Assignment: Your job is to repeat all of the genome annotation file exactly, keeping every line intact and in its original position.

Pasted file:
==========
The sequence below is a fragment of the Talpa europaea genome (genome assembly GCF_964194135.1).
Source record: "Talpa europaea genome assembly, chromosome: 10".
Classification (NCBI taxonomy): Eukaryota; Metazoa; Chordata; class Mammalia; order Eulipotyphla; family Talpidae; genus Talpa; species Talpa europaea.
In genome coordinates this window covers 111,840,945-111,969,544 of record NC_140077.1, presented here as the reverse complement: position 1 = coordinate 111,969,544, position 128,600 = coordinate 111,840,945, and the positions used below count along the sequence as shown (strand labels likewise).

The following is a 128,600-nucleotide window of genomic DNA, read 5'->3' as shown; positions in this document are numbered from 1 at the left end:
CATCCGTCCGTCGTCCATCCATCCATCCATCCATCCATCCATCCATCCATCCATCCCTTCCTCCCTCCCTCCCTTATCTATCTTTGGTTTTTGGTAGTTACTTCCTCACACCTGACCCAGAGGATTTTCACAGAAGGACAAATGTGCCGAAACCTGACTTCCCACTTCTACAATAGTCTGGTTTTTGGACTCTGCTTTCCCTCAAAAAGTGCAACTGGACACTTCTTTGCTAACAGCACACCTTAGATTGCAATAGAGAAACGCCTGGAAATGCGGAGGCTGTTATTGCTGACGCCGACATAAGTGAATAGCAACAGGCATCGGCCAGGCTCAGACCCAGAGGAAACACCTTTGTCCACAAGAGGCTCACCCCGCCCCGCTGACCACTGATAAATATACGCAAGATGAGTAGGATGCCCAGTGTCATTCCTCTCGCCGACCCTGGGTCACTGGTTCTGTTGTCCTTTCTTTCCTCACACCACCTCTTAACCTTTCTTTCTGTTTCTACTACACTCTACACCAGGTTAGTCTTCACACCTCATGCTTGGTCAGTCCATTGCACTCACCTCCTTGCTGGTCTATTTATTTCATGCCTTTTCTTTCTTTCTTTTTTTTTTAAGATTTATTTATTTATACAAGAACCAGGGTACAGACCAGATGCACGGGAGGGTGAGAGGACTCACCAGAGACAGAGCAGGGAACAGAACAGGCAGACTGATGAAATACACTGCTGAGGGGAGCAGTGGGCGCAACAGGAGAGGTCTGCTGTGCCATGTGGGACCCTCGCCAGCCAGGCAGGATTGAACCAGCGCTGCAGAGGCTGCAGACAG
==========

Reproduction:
The sequence below is a fragment of the Talpa europaea genome (genome assembly GCF_964194135.1).
Source record: "Talpa europaea genome assembly, chromosome: 10".
Classification (NCBI taxonomy): Eukaryota; Metazoa; Chordata; class Mammalia; order Eulipotyphla; family Talpidae; genus Talpa; species Talpa europaea.
In genome coordinates this window covers 111,840,945-111,969,544 of record NC_140077.1, presented here as the reverse complement: position 1 = coordinate 111,969,544, position 128,600 = coordinate 111,840,945, and the positions used below count along the sequence as shown (strand labels likewise).

The following is a 128,600-nucleotide window of genomic DNA, read 5'->3' as shown; positions in this document are numbered from 1 at the left end:
CATCCGTCCGTCGTCCATCCATCCATCCATCCATCCATCCATCCATCCATCCATCCCTTCCTCCCTCCCTCCCTTATCTATCTTTGGTTTTTGGTAGTTACTTCCTCACACCTGACCCAGAGGATTTTCACAGAAGGACAAATGTGCCGAAACCTGACTTCCCACTTCTACAATAGTCTGGTTTTTGGACTCTGCTTTCCCTCAAAAAGTGCAACTGGACACTTCTTTGCTAACAGCACACCTTAGATTGCAATAGAGAAACGCCTGGAAATGCGGAGGCTGTTATTGCTGACGCCGACATAAGTGAATAGCAACAGGCATCGGCCAGGCTCAGACCCAGAGGAAACACCTTTGTCCACAAGAGGCTCACCCCGCCCCGCTGACCACTGATAAATATACGCAAGATGAGTAGGATGCCCAGTGTCATTCCTCTCGCCGACCCTGGGTCACTGGTTCTGTTGTCCTTTCTTTCCTCACACCACCTCTTAACCTTTCTTTCTGTTTCTACTACACTCTACACCAGGTTAGTCTTCACACCTCATGCTTGGTCAGTCCATTGCACTCACCTCCTTGCTGGTCTATTTATTTCATGCCTTTTCTTTCTTTCTTTTTTTTTTAAGATTTATTTATTTATACAAGAACCAGGGTACAGACCAGATGCACGGGAGGGTGAGAGGACTCACCAGAGACAGAGCAGGGAACAGAACAGGCAGACTGATGAAATACACTGCTGAGGGGAGCAGTGGGCGCAACAGGAGAGGTCTGCTGTGCCATGTGGGACCCTCGCCAGCCAGGCAGGATTGAACCAGCGCTGCAGAGGCTGCAGACAG